Appeal from the Circuit Court of Macon County; the Hon. Donald
W. Morthland, Judge, presiding.
PRESIDING JUSTICE HEIPLE DELIVERED THE OPINION OF THE COURT:
The defendant, Russell Swearingen, filed an amended pro se petition for post-conviction relief on February 4, 1985. The trial court found that the petition was without merit and dismissed it pursuant to section 122-2.1 of the Code of Criminal Procedure of 1963. (Ill. Rev. Stat., 1984 Supp., ch. 38, par. 122-2.1.) On appeal, the defendant argues that: (1) the trial court's application of section 122-2.1 improperly denied him representation by counsel; and (2) section 122-2.1 is unconstitutional because it allows the dismissal of post-conviction petitions deemed frivolous prior to the appointment of counsel. We affirm.
In 1980, the defendant was convicted of rape, deviate sexual assault, and armed violence. On direct appeal, the appellate court affirmed the defendant's convictions of rape and deviate sexual assault and reversed his armed violence conviction. (People v. Swearingen (1980), 89 Ill. App.3d 1206.) On October 18, 1983, the defendant filed a pro se petition for post-conviction relief and a request for appointment of counsel. On October 19, 1983, the public defender was appointed to represent the defendant. At a hearing held on February 27, 1984, the trial court granted the State's motion to dismiss the petition. On motion of defense counsel, the defendant was given leave to file an amended post-conviction petition.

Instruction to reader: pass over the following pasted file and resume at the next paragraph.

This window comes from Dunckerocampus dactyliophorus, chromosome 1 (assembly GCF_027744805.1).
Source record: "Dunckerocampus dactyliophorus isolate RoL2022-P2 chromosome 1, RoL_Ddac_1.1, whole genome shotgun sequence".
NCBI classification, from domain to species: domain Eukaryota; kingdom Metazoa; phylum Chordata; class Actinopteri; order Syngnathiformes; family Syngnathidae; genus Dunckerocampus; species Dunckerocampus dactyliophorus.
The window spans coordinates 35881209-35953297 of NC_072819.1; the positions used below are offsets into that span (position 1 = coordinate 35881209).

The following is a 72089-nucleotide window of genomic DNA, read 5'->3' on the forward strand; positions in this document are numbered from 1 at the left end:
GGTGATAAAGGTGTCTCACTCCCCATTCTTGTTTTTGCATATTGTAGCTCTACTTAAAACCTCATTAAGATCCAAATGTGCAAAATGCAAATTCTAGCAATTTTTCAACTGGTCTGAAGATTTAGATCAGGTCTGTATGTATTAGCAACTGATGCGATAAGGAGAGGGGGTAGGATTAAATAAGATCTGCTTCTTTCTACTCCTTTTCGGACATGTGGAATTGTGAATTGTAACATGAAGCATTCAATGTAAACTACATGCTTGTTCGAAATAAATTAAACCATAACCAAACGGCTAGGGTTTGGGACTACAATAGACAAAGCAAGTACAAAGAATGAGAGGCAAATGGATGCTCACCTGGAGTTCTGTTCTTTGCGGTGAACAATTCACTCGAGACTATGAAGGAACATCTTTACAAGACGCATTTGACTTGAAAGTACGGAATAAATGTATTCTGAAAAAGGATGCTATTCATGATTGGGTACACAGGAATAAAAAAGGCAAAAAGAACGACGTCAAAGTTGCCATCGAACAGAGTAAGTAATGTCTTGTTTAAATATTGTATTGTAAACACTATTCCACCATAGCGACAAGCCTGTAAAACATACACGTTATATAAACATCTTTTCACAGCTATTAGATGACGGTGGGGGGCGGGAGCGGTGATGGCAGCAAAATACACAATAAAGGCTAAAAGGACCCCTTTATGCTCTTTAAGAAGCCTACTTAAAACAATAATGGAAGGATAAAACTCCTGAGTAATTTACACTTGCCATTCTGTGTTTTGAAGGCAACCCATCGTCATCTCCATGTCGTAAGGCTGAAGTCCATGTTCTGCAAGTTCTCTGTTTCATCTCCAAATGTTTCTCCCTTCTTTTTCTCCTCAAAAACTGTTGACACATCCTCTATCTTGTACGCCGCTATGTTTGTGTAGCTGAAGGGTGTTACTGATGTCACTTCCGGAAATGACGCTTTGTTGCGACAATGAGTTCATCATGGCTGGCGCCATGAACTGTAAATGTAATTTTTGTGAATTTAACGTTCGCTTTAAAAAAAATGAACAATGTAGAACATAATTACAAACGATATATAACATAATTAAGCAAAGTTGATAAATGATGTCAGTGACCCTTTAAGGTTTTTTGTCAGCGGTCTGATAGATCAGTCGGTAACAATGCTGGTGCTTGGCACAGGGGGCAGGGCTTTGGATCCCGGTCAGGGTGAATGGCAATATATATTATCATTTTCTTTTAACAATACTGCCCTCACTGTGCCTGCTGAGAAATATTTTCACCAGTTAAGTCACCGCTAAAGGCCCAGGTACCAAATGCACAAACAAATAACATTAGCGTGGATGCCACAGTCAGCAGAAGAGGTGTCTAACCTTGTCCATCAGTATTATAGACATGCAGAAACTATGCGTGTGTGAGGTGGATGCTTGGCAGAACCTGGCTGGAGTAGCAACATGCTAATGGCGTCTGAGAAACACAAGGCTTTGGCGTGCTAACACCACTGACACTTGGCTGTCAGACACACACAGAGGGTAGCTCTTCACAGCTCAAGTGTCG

The defendant filed a "second or amended" pro se petition on February 4, 1985. At a hearing on March 1, 1985, the State moved to dismiss the amended petition. The trial court found that the amended petition was "frivolous and patently without merit" and, accordingly, dismissed the petition. The defendant's previously appointed counsel was not present at the hearing nor involved in any way with the amended petition. The defendant filed the instant appeal.
The defendant claims that the trial court erred in applying section 122-2.1, which allows dismissal of the petition without the involvement of counsel. According to the defendant, he had the right to assistance of counsel on the amended petition because counsel had previously been appointed on his original petition, counsel had not withdrawn from the case, and the amended petition was merely an extension of the earlier one. The defendant contends, therefore, that he was improperly denied representation by counsel since the public defender was not given notice of the amended petition or the subsequent hearing and was, consequently, unable to assist the defendant.